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As the legal campaign to stop illegal file sharing has progressed, it has become increasingly apparent that the impact of the campaign reaches far beyond Joe Teenager barricaded in his room downloading the hottest new songs before CDs even hit the shelves. What was first viewed as a publicity stunt or scare tactic has progressed steadily over the past two years into nightmares and sleepless nights for higher education and corporate administrators, CEOs, and technology officers, and rightly so. Fueled by the recording industry giants that collectively comprise the Recording Industry Association of America (RIAA), the RIAA has launched a massive campaign against individuals engaged in sharing music files via the Internet that to date has ensnared at least 3,400 people. Although no case against an individual has yet been brought to trial, the decisions rendered thus far illustrate that corporate and higher education officials need to be concerned with the use of the organization's technology. As the file-sharing litigation has revealed, the RIAA is quick to adapt its approach to the litigation, and its current targets are colleges and universities. However, nothing prevents the litigation from extending to any large organization that maintains a computer network.
The Twisted Path
Although recent lawsuits have targeted individuals engaged in file sharing, the initial offensive volley in the RIAA campaign was an attempt to deal a knockout blow to the technology and services that made file sharing possible. This approach to litigation has been attempted nearly every time that a new technology has made reproduction of copyrightable works easier or less costly. (1) Typically, each legal challenge to new technology is matched with a lobbying effort in an attempt to extend the provisions of the Copyright Act (2) to protect the monopolies upon which the new technology intrudes. Technology always outpaces legislation, and in the interim, affected industries invoke the protection of the courts when new technology challenges the very business model upon which the industry is founded. For example, the seminal case regarding the fair use doctrine, Sony Corporation of America v. Universal City Studios, Inc., was a lawsuit brought by the owners of copyrights in television programs against manufacturers of Betamax home video tape recorders, the predecessors to VCRs. (3)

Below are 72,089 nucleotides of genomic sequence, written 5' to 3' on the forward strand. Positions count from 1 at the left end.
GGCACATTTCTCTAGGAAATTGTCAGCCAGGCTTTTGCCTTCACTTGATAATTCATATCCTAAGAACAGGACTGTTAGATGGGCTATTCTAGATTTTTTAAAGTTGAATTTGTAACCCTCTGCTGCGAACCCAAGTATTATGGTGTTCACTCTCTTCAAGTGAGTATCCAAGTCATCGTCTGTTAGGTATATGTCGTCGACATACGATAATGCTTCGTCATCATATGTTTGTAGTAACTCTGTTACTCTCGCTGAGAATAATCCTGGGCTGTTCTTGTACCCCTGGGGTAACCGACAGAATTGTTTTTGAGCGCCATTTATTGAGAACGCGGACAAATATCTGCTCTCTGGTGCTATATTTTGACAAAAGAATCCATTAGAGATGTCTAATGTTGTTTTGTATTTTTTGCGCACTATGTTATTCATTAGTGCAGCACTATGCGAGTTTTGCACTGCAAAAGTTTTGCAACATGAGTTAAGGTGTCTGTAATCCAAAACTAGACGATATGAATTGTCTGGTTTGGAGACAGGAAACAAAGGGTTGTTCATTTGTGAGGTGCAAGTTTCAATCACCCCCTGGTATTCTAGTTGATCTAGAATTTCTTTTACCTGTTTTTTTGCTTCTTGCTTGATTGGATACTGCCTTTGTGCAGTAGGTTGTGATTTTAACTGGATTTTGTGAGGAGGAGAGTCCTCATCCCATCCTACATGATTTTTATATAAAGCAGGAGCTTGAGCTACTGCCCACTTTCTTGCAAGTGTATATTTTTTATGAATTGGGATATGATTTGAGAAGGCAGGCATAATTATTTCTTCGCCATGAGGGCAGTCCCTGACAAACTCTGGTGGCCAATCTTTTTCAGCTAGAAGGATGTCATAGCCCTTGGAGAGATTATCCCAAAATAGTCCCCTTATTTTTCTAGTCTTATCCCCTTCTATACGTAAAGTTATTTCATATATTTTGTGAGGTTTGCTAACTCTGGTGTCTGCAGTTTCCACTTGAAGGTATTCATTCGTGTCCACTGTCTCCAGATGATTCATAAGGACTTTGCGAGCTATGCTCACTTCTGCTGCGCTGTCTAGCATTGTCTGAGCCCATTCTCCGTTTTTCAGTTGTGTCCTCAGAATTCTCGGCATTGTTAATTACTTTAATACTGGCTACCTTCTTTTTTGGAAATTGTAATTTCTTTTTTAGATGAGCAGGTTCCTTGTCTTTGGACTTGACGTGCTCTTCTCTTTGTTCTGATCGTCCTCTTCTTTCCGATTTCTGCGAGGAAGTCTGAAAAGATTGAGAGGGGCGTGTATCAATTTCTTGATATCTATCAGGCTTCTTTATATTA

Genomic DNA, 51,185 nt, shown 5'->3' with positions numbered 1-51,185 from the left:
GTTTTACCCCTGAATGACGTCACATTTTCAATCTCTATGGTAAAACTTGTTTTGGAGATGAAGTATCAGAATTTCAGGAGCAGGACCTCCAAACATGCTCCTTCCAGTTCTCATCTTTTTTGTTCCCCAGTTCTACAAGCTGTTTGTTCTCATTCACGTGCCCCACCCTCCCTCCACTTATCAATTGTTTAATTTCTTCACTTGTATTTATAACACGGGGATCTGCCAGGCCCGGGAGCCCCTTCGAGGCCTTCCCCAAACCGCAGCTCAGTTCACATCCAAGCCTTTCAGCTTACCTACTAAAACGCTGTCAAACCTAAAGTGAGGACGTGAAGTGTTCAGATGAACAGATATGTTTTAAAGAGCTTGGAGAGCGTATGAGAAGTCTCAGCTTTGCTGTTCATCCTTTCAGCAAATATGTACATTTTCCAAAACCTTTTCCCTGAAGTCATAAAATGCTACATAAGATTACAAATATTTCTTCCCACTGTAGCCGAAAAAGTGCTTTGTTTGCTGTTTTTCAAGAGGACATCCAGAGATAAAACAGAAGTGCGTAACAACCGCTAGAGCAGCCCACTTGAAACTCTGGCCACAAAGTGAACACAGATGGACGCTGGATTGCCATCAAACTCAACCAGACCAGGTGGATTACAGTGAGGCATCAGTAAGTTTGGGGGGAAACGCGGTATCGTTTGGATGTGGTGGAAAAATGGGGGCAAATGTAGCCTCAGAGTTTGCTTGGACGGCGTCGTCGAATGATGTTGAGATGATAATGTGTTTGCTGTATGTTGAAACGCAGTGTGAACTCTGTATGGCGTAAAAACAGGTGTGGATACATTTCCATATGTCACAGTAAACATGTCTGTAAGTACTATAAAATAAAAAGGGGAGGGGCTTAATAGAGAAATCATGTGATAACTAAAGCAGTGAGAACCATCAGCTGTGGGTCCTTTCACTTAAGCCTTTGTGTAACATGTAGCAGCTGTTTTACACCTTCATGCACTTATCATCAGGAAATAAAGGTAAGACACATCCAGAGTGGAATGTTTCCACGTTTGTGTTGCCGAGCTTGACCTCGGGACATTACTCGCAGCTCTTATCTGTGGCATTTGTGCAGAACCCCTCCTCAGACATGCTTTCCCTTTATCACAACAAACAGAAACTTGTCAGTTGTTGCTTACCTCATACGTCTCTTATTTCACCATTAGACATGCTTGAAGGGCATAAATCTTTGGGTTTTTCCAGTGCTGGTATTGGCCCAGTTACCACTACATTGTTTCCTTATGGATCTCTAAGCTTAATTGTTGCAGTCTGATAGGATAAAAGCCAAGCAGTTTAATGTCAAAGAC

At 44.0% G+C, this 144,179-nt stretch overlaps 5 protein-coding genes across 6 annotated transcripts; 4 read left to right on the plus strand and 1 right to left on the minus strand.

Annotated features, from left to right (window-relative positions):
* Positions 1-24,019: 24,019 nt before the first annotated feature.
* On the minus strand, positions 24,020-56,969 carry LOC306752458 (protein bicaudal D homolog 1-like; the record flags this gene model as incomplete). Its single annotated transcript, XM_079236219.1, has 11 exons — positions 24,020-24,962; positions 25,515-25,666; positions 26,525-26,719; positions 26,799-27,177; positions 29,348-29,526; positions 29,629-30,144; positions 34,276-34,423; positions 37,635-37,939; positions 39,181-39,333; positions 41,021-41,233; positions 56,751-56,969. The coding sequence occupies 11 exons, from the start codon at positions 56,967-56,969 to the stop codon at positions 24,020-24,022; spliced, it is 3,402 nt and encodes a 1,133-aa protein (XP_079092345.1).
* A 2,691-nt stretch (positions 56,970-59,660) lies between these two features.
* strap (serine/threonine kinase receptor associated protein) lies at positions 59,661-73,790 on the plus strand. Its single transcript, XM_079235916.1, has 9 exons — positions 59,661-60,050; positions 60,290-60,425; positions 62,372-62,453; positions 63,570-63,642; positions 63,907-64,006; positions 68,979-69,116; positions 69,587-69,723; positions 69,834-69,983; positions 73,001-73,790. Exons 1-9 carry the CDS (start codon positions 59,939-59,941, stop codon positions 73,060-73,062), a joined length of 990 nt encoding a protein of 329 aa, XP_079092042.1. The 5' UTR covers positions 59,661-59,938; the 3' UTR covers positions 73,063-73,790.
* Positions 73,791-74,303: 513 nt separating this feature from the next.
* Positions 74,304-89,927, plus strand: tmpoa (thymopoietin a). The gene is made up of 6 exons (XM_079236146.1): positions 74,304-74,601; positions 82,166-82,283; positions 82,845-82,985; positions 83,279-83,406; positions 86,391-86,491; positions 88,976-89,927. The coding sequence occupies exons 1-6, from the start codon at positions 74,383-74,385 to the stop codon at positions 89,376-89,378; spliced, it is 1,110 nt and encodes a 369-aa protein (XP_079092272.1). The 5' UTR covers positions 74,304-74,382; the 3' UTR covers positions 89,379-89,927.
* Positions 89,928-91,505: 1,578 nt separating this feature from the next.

In Sony, the aggrieved copyright owners brought a copyright infringement action against the manufacturers of home videotape recorders seeking to stop the sale of home videotape recorders to the general public. The television studios argued that the manufacture or sale of such equipment to the general public constituted contributory infringement of the studios' copyrights. The studios argued that the sale of technology capable of recording television shows with the constructive knowledge that the purchasers would use the equipment to record copyrighted television programs should subject Sony, the manufacturer of the equipment, to liability for contributory infringement. One need only look at the claim brought by the studios to understand that at that point in time, the studios' business model derived profit primarily from advertisers, and viewers were limited to viewing the programs, including the selected advertising, at times appointed by the studios. The invention of home recording technology threatened this business model as viewers would be able to record their favorite programs while away from home and view them at their leisure, fast forwarding through the advertisements or choosing not to record the advertisements at all. The challenged industry attempted through litigation to halt the progress of technology to protect its monopoly while it adapted its business model to profit from the new technology.
The Sony model of litigation was the predecessor to the current wave of file-sharing litigation, and the Supreme Court examined the attempt to halt the distribution of new technology based on the protection of copyrighted works.
The Supreme Court examined the doctrine of fair use, which is the recognition that not every instance of copying infringes a copyright holder's exclusive rights with regard to the recording of television programs for home use. The Supreme Court agreed with the lower court's assertion that:
Whatever the future percentage of legal versus illegal home use recording might be, an injunction which seeks to deprive the public of the very tool or article of commerce capable of some non-infringing use would be an extremely harsh remedy, as well as one unprecedented in copyright law. (4)
The Supreme Court examined the potential for non-infringing uses, which included taping of sports, religious, educational, and other programming that was authorized to be recorded and thus not infringing. In doing so, the court relied heavily on the testimony of Fred Rogers of Mister Rogers' Neighborhood, who testified that he had absolutely no objection to home taping for a non-commercial use and expressed the opinion that it is a real service to families to be able to record children's programs and to show them at appropriate times. (5) Accordingly, though the court recognized that there was potential to use the devices for infringing uses, the potential for fair uses of the videotape recorders precluded the issuance of an injunction to stop the distribution of the …